Friday, 23 October 2020

Borat Subsequent Moviefilm (Movie Review)

Back in 2006, a certain mockumentary was released with the sole intention of making fun of the seedier side of American culture. I am of course referring to the Sacha Baron Cohen creation, Borat, a film that was just as funny as it was offensive. The movie was not only a critical and commercial success, it also catapulted the character of Borat into the upper echelons of comedy, not to mention the public consciousness. 

So one of the biggest challenges with attempting to do a sequel, even all these years later, was how to deal with the character's current celebrity status. A lot of the gags in the first movie were unscripted, and they worked because no one knew who Borat was at the time. It seems that Sacha Baron Cohen has figured out just the right way to get around the problem, because his new movie is just as funny and offensive as ever.

We are taken back to the "once glorious nation of Kazakhstan" at the start of the film, and the film immediately sets off by retconning the first one's ending, where Borat had received a hero's welcome after finishing his documentary. It turns out that he had in fact brought shame upon the entire country, and was currently rotting away in prison for his actions. At least until he is once again called upon by his government for another mission.

This time around, he is to deliver a gift (read: bribe) to the US president, Donald Trump, through the vice president, Michael Pence, all in a bid to get Kazakhstan back into the good graces of the current US government. So he journeys to the US once again, with a lone cameraman to document his mission (apparently, his producer from the last film hadn't received a punishment as lenient as the one he'd gotten). 

It doesn't take long before things go off the rails though, after he loses the gift he was supposed to be delivering, and discovers that his daughter had stowed away with him in a bid to accompany him on his mission. Now he is forced to improvise, or risk getting executed in the most gruesome way imaginable.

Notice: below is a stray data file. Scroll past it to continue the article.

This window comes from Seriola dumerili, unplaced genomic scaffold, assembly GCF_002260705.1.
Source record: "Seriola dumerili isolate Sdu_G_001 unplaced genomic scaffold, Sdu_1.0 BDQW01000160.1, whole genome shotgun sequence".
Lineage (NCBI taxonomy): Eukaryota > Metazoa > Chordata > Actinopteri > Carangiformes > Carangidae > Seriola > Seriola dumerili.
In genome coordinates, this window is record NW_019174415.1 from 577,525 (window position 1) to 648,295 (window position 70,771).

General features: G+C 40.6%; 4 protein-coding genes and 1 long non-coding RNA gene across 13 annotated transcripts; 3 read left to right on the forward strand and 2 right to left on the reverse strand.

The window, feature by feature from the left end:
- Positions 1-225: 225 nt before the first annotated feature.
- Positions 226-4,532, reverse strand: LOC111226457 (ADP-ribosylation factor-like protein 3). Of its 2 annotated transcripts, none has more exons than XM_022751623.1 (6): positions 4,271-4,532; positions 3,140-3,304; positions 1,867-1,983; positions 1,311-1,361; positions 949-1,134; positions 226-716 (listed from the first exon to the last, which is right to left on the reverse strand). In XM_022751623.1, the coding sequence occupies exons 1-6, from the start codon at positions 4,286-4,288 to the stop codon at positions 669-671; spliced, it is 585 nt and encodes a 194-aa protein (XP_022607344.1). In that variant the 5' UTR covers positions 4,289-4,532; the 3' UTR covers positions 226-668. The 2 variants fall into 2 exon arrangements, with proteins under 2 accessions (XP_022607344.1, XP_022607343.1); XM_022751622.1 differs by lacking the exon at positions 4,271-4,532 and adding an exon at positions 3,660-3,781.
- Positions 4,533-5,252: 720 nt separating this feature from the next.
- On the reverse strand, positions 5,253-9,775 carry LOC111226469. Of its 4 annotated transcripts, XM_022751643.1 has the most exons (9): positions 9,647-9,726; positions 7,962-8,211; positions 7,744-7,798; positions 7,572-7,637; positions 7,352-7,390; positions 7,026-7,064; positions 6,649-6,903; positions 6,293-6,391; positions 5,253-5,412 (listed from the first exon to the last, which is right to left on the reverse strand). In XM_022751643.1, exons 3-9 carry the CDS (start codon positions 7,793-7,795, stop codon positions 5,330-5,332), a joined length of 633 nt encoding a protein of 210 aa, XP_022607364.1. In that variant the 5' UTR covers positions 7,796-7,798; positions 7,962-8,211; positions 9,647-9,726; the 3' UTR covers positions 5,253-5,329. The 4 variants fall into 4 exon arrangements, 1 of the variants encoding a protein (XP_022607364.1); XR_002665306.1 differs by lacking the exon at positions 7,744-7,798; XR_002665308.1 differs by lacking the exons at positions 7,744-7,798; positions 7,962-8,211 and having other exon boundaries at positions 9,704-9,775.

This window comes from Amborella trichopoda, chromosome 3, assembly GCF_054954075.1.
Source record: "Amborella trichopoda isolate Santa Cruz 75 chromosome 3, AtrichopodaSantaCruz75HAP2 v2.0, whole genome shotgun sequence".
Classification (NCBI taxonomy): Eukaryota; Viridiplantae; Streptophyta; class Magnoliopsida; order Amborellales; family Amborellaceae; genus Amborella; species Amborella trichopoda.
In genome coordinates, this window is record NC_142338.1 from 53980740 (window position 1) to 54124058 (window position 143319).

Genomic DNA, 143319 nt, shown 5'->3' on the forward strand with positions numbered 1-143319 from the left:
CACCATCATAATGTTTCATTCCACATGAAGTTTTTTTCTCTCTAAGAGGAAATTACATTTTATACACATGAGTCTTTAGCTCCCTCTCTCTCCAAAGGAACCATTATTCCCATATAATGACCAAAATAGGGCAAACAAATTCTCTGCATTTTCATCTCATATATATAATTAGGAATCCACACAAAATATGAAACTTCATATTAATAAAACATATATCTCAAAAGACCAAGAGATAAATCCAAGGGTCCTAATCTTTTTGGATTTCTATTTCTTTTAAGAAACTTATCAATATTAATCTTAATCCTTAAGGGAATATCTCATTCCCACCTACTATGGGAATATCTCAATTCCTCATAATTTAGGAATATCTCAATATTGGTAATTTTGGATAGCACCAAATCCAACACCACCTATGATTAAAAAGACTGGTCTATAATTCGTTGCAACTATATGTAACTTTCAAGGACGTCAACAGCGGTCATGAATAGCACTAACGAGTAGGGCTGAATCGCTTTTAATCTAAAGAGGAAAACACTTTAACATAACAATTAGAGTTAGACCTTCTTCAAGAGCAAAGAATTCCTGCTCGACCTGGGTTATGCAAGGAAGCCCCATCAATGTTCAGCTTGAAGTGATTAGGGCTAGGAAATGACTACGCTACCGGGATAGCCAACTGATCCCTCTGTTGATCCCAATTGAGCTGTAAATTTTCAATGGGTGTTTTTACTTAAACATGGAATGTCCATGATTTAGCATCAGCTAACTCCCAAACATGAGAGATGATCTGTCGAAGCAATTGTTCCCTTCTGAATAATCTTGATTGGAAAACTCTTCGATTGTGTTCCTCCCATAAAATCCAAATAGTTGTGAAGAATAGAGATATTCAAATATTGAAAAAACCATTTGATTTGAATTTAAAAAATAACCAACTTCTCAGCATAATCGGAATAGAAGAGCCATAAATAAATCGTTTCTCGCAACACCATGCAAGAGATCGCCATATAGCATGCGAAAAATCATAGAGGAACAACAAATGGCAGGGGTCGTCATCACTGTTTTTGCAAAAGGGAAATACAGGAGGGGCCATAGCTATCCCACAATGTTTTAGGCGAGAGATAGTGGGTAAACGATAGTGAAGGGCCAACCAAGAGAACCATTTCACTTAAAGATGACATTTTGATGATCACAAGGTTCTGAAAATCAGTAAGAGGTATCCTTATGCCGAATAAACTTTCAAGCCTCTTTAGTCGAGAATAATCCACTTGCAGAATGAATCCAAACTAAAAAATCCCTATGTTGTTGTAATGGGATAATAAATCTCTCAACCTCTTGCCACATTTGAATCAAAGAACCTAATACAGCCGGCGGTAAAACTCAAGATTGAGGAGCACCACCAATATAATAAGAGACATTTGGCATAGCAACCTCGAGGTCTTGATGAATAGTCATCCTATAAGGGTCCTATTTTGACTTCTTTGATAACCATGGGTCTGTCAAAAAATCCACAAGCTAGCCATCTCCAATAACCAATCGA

Borat Subsequent Moviefilm is Sacha Baron Cohen doing what he does best. The film is just as funny as the first one, even though a lot of that first film's novelty has been lost in the 14 years since 2006. This is not to say that this new one doesn't manage to do a few things better than its predecessor.

The biggest improvement came in the form of a fully-developed story, which in turn allowed for way more character development than the first movie could accommodate. Unlike the first movie, which was effectively just a series of gags that were edited into something resembling a narrative after the fact, this one felt more like an actual film.

Also worthy of praise is the inclusion of Maria Bakalova, who plays Borat's daughter, Tutar, in the movie. She's put in a star-making turn with her performance, and I am eager to see her take on even more comedic roles in the future. Hopefully we don't have to wait another 14 years for another sequel before that happens.

Sacha Baron Cohen once again succeeds at poking fun at various American values and belief systems, from the new to the less trendy and archaic. The fact that his latest film still manages to tell a heartfelt story, with one of the best twist endings I've seen in a while, only further strengthens the case for why this movie is as effective in its social commentary today as the first movie was in the midst of the war on terror, and why we are all better for it.

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